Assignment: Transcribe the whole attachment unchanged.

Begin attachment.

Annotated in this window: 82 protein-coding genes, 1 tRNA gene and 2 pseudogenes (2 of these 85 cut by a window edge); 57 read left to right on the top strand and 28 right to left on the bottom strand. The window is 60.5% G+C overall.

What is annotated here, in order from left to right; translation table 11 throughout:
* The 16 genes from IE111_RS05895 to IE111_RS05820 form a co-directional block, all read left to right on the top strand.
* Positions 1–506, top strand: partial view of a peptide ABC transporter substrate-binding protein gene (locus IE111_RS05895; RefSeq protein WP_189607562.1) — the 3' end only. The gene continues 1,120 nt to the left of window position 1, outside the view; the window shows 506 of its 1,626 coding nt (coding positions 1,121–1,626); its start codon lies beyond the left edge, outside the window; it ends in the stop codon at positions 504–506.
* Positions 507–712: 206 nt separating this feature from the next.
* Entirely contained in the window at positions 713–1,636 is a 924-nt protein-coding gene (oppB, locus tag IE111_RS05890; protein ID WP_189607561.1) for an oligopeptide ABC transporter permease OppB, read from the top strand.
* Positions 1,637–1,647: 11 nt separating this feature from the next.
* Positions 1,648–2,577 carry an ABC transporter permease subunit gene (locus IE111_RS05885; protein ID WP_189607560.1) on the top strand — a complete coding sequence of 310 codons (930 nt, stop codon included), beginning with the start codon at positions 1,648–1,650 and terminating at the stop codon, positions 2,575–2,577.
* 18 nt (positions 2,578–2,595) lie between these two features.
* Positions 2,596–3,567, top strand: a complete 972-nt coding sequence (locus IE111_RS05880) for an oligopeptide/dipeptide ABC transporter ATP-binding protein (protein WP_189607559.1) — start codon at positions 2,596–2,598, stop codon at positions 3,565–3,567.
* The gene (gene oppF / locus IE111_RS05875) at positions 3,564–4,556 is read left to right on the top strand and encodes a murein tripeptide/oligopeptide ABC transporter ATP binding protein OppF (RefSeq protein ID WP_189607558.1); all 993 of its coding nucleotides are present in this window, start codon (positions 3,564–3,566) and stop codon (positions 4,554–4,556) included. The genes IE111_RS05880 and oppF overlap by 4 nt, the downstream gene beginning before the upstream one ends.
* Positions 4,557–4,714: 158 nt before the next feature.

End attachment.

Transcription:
Annotated in this window: 82 protein-coding genes, 1 tRNA gene and 2 pseudogenes (2 of these 85 cut by a window edge); 57 read left to right on the top strand and 28 right to left on the bottom strand. The window is 60.5% G+C overall.

What is annotated here, in order from left to right; translation table 11 throughout:
* The 16 genes from IE111_RS05895 to IE111_RS05820 form a co-directional block, all read left to right on the top strand.
* Positions 1–506, top strand: partial view of a peptide ABC transporter substrate-binding protein gene (locus IE111_RS05895; RefSeq protein WP_189607562.1) — the 3' end only. The gene continues 1,120 nt to the left of window position 1, outside the view; the window shows 506 of its 1,626 coding nt (coding positions 1,121–1,626); its start codon lies beyond the left edge, outside the window; it ends in the stop codon at positions 504–506.
* Positions 507–712: 206 nt separating this feature from the next.
* Entirely contained in the window at positions 713–1,636 is a 924-nt protein-coding gene (oppB, locus tag IE111_RS05890; protein ID WP_189607561.1) for an oligopeptide ABC transporter permease OppB, read from the top strand.
* Positions 1,637–1,647: 11 nt separating this feature from the next.
* Positions 1,648–2,577 carry an ABC transporter permease subunit gene (locus IE111_RS05885; protein ID WP_189607560.1) on the top strand — a complete coding sequence of 310 codons (930 nt, stop codon included), beginning with the start codon at positions 1,648–1,650 and terminating at the stop codon, positions 2,575–2,577.
* 18 nt (positions 2,578–2,595) lie between these two features.
* Positions 2,596–3,567, top strand: a complete 972-nt coding sequence (locus IE111_RS05880) for an oligopeptide/dipeptide ABC transporter ATP-binding protein (protein WP_189607559.1) — start codon at positions 2,596–2,598, stop codon at positions 3,565–3,567.
* The gene (gene oppF / locus IE111_RS05875) at positions 3,564–4,556 is read left to right on the top strand and encodes a murein tripeptide/oligopeptide ABC transporter ATP binding protein OppF (RefSeq protein ID WP_189607558.1); all 993 of its coding nucleotides are present in this window, start codon (positions 3,564–3,566) and stop codon (positions 4,554–4,556) included. The genes IE111_RS05880 and oppF overlap by 4 nt, the downstream gene beginning before the upstream one ends.
* Positions 4,557–4,714: 158 nt before the next feature.